Second, they are not stupid. They were leaders in their active-duty careers. They executed a horribly complex home renovation, replete with demolition/construction permits and many difficult contractors, bureaucrats, and "community servants", on budget and on schedule. They're coping with life better than some of our financially-literate shipmates who are pursuing ER. They just cannot see how their angst and financial distress is coupled to their ignorance. They think the solution to their problems lies in finding a better advisor, not in actually taking some responsibility for contributing to their decisions.

Third, I spent eight years at military training commands. I didn't just teach, I developed curriculum and tackled special problems. I was the guy who got the phone calls like "Hey Nords, these guys just failed their inspection and the survivors need some corrective training as soon as the fires are extinguished and the court-martials are disbanded. Can you come over here, figure out what needs to be done, and then do it?" This is the training challenge of the year, perhaps the decade.

The culmination of those first three factors is a target audience for a book on military ER. If indeed a veteran's ER is as simple as a COLA'd pension and cheap healthcare, then why do fewer than 15% of the veterans bother to do it? There's an important lesson to be learned here, and it's worth figuring out how to explain it to someone who thinks they make so much money that they can blow off paying their bills. If I can reach that group then I can explain it to anyone. Of course these kind of people might never read the book, either, let alone buy it, but that's only important if I use an actual publisher.

Fourth, my spouse and this woman will be spending some time together over the next year or two. It's possible (perhaps less likely than I thought) that the woman will step into the job to be vacated by the shipmate who persuaded my spouse to volunteer for this nonprofit. It's hard enough to work with this woman under these circumstances, let alone "for" her.

Finally, if this couple is so financially illiterate then I can only imagine how their kids are doing. We can't blame the public-school system for this situation.

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I'd offer some constructive advice, but the couple themselves seems unwilling to make the sacrifices they need to right the ship, so I will pass......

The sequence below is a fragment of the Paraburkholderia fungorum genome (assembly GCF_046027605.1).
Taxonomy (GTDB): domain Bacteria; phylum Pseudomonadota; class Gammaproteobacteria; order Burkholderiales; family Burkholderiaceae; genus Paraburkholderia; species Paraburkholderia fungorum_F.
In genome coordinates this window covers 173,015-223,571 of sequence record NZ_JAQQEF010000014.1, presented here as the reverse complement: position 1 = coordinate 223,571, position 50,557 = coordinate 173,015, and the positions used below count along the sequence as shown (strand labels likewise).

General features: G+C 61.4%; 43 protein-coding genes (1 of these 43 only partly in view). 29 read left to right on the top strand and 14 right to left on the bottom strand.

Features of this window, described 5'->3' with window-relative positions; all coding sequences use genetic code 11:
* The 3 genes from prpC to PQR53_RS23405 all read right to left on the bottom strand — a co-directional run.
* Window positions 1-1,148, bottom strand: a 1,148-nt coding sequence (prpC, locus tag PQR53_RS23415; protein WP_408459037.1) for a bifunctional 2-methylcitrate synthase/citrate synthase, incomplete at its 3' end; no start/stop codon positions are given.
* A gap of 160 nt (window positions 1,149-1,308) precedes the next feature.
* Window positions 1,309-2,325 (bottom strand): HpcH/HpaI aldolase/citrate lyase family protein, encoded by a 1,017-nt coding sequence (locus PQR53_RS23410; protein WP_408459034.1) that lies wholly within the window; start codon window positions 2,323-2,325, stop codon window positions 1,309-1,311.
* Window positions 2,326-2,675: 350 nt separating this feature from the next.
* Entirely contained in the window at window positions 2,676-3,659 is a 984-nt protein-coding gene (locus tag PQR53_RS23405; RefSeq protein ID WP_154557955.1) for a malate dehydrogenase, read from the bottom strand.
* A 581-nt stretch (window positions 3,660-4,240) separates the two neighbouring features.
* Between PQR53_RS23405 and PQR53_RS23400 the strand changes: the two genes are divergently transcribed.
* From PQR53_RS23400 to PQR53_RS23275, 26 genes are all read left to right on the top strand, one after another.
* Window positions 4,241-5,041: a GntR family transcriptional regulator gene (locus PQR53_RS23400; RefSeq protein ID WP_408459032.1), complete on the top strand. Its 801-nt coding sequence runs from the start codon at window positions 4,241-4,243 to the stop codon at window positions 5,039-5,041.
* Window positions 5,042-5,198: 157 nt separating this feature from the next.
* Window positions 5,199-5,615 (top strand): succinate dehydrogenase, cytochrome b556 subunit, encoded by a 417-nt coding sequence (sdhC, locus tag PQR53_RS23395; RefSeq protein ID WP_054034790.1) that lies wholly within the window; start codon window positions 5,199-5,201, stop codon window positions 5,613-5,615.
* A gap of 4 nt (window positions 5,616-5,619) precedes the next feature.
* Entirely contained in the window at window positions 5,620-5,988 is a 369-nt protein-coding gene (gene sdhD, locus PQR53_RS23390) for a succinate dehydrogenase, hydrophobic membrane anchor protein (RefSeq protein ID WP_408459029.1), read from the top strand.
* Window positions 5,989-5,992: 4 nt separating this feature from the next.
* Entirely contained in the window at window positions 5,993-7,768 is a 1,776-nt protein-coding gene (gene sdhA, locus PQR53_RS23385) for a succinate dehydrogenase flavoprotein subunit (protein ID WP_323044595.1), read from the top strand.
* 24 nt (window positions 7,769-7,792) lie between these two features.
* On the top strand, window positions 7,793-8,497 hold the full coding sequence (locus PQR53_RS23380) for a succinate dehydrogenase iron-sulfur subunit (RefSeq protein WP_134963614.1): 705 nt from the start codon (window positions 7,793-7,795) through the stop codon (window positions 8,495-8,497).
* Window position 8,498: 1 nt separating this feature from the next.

"You can lead a horse to water, but you can't make it drink"...........
Well, sure, they're screwed and they're unlikely to change their behavior, but that certain knowledge didn't keep me from starting this thread. Someone else might be reading it and saying "Hey, honey, maybe we shouldn't roll over our TSP to that advisor's EIA IRA after all..."

So-- as a professional finance dude, what advice would you give to others who may stumble into this sort of situation and might be motivated to extract themselves? It could happen!
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Old 07-14-2008, 08:22 PM   #37
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They're pulling down over $140K/year in COLA'd pensions with cheap healthcare
Dang!
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Old 07-14-2008, 09:56 PM   #38
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So Nords how is that book project coming along? One page a day between sets? I'm sure a lot of people are waiting for. Heck I'd probably even buy a copy of it.
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Old 07-15-2008, 12:29 AM   #39
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So Nords how is that book project coming along? One page a day between sets?
Pretty much.

Some of it is hunting down & editing old posts, much of it is contributed by you guys, some of it is new material (just as soon as I get around to creating it). Halfway through chapter four of about a dozen.

If I was a starving author I wouldn't have made it through 2007...
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Old 07-15-2008, 08:23 AM   #40
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Kind of like a drug addict or a similar problem, the person needs to realize they have a problem... which they seem to since they want to hire a financial advisor. After that, it is essential for them to know that they can do it, and it won't be easy. Cutting back spending, not keeping high credit card debt, saving a significant portion of their salary, maybe having to move to a smaller house. If some of the suggestions that they need to do are ignored, well they are the ones who feel the consequences. As for the kids, I am not sure if the parents are financially illiterate, it will necessarily lead to the same in the kids. Perhaps the kids see their own vision with what they want to do and don't want to be like their parents. (living in Hawaii may make this idea seem ludicrous)